• Starting in , health insurers will have to submit information to the IRS about all the people who have health insurance coverage with them, including contact information, the taxpayer identification (usually social security) number, details on the coverage, and “such other information as the Secretary may require.” This could be a snag for non-filers who are trying to stay off of the IRS radar.
  • There is a new tax attached to most health insurance plans. It starts at $2 per covered person in , and then rises each year based on the rise in the cost of health expenses. There is also a new tax on health insurance companies, starting in . You won’t pay these taxes directly, but indirectly via the cost of your health insurance. The same sorts of insurers that are exempt from federal income tax will also get a reduction, though not an exemption, in the tax they pay here.
  • So-called “cadillac” high-end health insurance and reimbursement plans are heavily taxed to the extent that their benefits exceed a threshold that is calculated according to a formula that caused my eyes to glaze over and made me want to do anything besides think about it. This won’t kick in until , by which time some subsequent Congress will probably have mucked with it, so it’s not worth paying much attention to anyway.
  • If you’ve gotten used to being able to pay for over-the-counter drugs with your Health Savings Account, Health Reimbursement Account, or Health Flexible Savings Account (“cafeteria plan”), you’ll be disappointed to find that, starting next year, you can only purchase prescription drugs (or insulin) this way. Furthermore, the penalty for taking withdrawals from your Health Savings Account for non-authorized purposes has been increased to 20% of the amount.
  • There’s a new tax on drug manufacturers and importers, with the proceeds designated for the Medicare trust fund. This starts in . There is also a tax on medical devices (though not things like eyeglasses and hearing aids that are generally purchased by ordinary schmoes like you and me).
  • If you are unfortunate enough to have medical expenses that exceed 7.5% of your adjusted gross income in any particular year, you have been able to take any amount over 7.5% as an itemized deduction. Starting in , you’ll have to be even more unfortunate, as this threshold will increase to 10%, with some exceptions.
  • There’s a new 10% tax on the price of indoor tanning services, starting in the second half of this year.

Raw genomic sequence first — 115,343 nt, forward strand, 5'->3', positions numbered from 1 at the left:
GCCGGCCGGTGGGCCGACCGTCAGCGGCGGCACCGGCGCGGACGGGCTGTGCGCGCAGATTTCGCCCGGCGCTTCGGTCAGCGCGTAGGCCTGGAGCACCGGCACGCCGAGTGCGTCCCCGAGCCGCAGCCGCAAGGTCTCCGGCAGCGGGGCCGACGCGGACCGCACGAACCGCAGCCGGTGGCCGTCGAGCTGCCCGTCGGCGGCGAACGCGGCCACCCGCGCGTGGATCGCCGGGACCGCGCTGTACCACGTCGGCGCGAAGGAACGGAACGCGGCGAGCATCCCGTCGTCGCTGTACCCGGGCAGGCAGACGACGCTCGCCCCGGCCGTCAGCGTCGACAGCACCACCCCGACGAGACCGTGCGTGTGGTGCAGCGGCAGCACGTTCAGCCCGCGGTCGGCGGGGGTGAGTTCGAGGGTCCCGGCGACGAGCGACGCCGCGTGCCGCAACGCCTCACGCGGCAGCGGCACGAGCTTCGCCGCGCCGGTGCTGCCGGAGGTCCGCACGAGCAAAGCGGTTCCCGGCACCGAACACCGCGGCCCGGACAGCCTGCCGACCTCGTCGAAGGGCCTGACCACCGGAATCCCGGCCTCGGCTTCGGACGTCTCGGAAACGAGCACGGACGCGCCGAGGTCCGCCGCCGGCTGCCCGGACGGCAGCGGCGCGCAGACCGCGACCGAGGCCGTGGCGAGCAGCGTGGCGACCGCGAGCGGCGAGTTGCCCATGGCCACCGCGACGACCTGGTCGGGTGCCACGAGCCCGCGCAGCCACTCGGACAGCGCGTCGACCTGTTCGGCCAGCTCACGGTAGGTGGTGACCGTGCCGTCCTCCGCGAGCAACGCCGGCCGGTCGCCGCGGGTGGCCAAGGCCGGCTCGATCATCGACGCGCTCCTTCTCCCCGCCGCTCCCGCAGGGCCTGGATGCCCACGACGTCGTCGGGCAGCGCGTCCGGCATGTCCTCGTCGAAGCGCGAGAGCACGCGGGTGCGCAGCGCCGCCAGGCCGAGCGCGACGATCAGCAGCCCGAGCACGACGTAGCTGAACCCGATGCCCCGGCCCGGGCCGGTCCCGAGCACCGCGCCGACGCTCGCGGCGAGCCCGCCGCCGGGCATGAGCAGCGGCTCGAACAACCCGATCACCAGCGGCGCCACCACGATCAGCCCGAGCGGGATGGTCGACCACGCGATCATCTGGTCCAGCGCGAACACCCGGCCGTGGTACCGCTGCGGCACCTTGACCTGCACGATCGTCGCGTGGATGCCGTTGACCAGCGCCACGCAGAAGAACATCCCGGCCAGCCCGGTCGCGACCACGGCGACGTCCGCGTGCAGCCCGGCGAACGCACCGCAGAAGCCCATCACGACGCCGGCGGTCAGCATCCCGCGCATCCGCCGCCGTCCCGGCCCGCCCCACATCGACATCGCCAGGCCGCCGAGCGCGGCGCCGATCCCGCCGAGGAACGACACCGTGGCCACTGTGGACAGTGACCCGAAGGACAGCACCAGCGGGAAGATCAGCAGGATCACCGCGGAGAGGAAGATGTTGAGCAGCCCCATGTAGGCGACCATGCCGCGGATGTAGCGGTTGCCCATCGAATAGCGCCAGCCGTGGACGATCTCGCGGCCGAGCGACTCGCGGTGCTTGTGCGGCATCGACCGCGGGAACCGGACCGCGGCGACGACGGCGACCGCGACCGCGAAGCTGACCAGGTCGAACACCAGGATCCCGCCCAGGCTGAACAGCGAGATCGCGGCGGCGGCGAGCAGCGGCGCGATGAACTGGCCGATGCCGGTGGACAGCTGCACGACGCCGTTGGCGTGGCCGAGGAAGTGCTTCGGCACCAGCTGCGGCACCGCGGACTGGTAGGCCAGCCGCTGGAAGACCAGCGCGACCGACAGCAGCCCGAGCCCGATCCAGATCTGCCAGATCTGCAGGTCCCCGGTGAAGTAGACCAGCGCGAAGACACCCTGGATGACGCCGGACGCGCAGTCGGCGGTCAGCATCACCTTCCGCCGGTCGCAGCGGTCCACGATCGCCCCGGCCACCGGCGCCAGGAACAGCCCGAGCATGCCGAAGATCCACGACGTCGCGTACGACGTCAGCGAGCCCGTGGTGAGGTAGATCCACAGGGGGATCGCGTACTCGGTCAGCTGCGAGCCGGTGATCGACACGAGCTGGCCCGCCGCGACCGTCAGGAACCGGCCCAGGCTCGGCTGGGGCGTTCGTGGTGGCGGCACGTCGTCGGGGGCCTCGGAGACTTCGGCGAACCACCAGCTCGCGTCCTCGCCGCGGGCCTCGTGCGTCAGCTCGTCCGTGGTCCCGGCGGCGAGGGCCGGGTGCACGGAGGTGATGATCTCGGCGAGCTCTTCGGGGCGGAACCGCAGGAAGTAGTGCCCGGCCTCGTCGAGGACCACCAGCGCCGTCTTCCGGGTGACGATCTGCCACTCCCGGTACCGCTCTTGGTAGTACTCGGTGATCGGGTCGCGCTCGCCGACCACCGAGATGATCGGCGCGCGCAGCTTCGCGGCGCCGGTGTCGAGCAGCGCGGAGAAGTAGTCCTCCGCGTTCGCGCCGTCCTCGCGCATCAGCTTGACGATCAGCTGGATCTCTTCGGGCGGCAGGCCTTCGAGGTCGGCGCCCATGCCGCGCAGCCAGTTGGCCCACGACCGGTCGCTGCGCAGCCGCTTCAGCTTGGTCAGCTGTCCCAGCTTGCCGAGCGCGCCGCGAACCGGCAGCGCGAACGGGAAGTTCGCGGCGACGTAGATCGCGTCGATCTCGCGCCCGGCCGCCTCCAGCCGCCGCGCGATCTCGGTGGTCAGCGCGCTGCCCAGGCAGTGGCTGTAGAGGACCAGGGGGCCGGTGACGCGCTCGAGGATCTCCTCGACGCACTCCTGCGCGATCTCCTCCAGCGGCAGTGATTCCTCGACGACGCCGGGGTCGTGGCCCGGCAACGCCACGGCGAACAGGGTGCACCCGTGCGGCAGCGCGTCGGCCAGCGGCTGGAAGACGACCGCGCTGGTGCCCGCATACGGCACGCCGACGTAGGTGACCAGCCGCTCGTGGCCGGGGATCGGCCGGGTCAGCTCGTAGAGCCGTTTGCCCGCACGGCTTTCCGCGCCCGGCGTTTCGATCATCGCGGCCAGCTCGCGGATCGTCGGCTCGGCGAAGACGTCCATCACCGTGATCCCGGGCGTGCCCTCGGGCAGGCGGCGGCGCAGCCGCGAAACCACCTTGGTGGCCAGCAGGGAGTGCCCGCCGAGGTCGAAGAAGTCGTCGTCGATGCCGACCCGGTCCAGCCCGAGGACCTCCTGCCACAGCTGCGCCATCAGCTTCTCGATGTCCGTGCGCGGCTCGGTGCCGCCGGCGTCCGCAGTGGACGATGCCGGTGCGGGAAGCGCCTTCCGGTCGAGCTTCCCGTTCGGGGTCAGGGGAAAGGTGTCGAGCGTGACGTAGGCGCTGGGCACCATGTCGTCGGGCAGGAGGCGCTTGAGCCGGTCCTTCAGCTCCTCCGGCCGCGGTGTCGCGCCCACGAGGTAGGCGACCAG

• Self-employed people have been able to take an above-the-line deduction for the cost of health insurance for themselves and their dependents. Under the new law, a dependent can include a child as old as 26 (before, the child had to be under 19, or under 24 and a full-time student).
  • Those of you lucky enough to be living off of your investments rather than from earned income have been exempt from paying social security and medicare taxes on your income. No longer. As of , you have to pay a 3.8% medicare tax on such unearned income to the extent that you rake it in above a certain threshold amount.
  • There is something called the “economic substance doctrine” that says that if a business engages in some complex economic transaction whose only effect is to lower the amount of taxes due by qualifying for the literal provisions of the tax code, without there being any other good reason for doing the transaction, then the business shouldn’t be able to take advantage of those tax benefits. This doctrine, though, is more a matter of custom than of law, and plenty of folks think that the letter of the law, and not its less-discernible spirit, ought to apply. This new bill tries to codify this doctrine and make it explicit and more uniformly-enforceable. I expect that this will make a lot of lawyers very busy. Since Congress deliberately uses the tax code as a prod to try to influence people and businesses to make certain decisions that they would otherwise not make for ordinary economic reasons (indeed this very bill is full of such provisions), this is weirdly schizophrenic.